In June, Apple announced iOS6, the latest iteration of its mobile operating system. Amongst a host of moderate updates one significant change caught everyone’s attention – the new native map app. While the promise of turn-by-turn directions and 3D flyovers of cities gave Apple something pretty to show off, the real news was that they were dropping Google Maps as the engine behind it all.
Similarly, Foursquare, the location-based social networking app, announced in March that it would be replacing Google Maps with OpenStreetMap.
Whether or not these two significant shifts in loyalty prompted the decision to reduce the cost of the Google Maps API is debatable, but it was surely a factor.
For the vast majority of users, integration of the API will remain free, but for those who’s implementation of Google Maps exceeds 25,000 map loads per day for 90 consecutive days will see the fee for every 1000 excess map loads drop by a whopping 88% to 50cents.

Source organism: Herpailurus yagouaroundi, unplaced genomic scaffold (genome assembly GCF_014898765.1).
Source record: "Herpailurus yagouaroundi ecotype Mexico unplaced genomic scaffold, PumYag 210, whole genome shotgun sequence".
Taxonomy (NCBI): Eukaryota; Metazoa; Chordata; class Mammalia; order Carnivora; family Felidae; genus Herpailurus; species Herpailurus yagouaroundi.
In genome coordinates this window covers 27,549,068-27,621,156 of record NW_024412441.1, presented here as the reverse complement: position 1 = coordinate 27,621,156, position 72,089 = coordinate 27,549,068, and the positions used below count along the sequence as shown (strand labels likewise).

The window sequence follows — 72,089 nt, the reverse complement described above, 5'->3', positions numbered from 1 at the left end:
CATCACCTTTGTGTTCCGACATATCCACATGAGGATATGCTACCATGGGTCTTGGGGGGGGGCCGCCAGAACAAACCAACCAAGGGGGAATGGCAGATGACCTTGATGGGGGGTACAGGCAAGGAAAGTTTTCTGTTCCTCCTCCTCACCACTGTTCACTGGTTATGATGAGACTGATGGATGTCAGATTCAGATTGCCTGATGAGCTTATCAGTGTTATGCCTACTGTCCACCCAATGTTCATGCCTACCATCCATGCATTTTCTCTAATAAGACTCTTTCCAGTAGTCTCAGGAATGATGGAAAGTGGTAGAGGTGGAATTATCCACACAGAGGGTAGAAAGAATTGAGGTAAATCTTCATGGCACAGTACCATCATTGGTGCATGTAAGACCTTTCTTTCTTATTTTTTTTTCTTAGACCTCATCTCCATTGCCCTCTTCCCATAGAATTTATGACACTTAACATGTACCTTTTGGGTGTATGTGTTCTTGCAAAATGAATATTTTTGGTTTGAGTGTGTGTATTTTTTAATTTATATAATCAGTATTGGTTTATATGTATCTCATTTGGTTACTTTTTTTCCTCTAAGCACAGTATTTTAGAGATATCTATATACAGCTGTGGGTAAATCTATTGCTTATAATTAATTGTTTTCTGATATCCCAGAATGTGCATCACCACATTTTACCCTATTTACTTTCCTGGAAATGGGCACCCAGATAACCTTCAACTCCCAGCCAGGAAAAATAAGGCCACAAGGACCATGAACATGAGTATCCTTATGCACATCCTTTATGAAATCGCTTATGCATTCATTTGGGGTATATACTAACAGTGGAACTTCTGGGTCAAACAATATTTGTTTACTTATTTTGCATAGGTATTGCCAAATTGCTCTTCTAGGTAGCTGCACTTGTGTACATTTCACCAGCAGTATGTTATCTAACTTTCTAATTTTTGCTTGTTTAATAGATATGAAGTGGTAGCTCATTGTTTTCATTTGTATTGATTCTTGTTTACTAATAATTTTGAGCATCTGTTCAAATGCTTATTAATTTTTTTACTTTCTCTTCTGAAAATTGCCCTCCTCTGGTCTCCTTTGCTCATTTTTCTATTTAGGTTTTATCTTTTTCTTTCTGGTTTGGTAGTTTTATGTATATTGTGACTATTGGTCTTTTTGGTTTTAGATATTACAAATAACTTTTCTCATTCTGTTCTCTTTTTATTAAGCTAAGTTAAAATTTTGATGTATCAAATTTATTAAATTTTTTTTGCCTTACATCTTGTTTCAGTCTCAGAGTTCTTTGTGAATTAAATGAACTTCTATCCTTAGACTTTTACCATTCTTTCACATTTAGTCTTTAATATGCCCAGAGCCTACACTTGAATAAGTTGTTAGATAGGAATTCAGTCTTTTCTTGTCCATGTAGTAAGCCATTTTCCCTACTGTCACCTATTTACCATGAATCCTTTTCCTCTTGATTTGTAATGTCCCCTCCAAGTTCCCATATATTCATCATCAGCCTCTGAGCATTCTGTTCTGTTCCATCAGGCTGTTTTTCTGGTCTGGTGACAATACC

Google were quick to highlight that only 0.35% of sites regularly exceed the threshold for map loads, but has been relatively coy about its reasons for lowering the pricing so dramatically. “We’ve been listening carefully to feedback,” wrote product manager for Google Maps API, Thor Mitchell, “and today we’re happy to announce that we’re lowering API usage fees and simplifying limits.”
You’d be forgiven for arguing that the majority of the ‘feedback’ they’ve taken note of is from Apple and Foursquare’s defecting to other map services but, regardless, this is welcome news.
Regardless of the fact that the vast majority of web developers will never hit the imposed threshold, free and open source developer tools are what make the digital world go round and steps taken by giants of the industry such as Google to all but eradicate significant usage fees will hopefully see others follow suit.